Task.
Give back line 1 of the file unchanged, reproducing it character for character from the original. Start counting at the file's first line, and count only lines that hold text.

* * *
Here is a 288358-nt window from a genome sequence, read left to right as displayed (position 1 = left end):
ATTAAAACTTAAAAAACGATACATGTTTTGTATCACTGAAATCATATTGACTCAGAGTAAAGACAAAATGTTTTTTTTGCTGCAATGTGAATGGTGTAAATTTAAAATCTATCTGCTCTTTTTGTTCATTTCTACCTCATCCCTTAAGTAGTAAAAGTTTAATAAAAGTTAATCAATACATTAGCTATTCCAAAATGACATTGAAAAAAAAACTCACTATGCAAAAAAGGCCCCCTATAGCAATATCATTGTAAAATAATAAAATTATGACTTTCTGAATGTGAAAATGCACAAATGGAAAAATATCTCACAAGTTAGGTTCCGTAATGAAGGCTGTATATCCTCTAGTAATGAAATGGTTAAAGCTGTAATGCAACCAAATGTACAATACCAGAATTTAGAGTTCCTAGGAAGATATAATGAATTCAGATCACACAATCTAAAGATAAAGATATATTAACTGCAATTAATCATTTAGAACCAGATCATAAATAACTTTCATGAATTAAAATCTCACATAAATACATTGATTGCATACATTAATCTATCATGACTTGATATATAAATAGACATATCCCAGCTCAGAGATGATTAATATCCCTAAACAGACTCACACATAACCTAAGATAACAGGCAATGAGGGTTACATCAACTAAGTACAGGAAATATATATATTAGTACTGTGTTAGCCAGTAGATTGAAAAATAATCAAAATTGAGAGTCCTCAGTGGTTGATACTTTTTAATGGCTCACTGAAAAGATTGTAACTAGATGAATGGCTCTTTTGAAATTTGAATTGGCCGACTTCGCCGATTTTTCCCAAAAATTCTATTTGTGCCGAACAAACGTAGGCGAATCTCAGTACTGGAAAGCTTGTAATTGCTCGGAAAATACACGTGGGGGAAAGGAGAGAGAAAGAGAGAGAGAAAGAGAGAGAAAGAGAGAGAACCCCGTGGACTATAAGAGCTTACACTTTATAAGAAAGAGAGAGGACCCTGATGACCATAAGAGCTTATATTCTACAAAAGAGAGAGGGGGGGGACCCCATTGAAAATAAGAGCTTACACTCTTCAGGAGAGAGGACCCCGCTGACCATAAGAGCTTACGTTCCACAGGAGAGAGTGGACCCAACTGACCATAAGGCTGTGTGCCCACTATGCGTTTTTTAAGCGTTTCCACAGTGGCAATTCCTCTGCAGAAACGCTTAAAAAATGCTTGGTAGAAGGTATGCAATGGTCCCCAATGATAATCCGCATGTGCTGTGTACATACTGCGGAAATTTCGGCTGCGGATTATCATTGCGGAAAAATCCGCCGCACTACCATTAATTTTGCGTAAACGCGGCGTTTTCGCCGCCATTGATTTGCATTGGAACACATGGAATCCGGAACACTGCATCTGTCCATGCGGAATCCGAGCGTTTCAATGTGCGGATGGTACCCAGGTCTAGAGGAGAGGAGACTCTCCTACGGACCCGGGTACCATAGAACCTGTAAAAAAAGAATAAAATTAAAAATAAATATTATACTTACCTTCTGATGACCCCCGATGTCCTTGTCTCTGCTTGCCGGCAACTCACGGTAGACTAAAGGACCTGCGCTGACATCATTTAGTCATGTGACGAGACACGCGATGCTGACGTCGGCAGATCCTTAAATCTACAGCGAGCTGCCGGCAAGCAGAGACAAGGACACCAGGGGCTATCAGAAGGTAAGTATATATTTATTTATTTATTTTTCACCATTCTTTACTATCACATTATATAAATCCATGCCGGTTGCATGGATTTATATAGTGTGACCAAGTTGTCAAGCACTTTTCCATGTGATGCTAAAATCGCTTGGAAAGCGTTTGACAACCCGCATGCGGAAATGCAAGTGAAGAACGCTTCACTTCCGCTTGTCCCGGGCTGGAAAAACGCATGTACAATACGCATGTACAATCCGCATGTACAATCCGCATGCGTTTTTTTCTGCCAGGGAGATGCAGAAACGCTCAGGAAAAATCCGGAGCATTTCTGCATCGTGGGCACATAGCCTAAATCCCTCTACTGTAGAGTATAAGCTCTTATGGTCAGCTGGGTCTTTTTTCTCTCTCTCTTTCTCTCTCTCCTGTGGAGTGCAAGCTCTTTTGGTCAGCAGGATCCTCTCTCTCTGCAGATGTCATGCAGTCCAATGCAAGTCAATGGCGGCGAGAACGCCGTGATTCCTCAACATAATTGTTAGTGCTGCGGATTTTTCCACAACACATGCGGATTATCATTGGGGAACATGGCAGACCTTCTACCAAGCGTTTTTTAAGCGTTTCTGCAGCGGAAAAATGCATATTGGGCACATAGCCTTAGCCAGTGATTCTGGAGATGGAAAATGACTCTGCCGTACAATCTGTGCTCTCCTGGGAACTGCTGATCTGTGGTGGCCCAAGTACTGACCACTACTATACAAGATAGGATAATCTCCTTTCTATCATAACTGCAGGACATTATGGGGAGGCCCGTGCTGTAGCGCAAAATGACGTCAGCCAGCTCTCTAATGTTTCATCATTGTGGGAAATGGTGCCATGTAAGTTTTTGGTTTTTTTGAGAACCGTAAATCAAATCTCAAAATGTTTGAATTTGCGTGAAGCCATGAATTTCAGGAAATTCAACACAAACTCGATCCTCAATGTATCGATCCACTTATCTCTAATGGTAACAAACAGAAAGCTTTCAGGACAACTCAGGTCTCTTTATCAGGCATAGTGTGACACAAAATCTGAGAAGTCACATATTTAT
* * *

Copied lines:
Here is a 288358-nt window from a genome sequence, read left to right as displayed (position 1 = left end):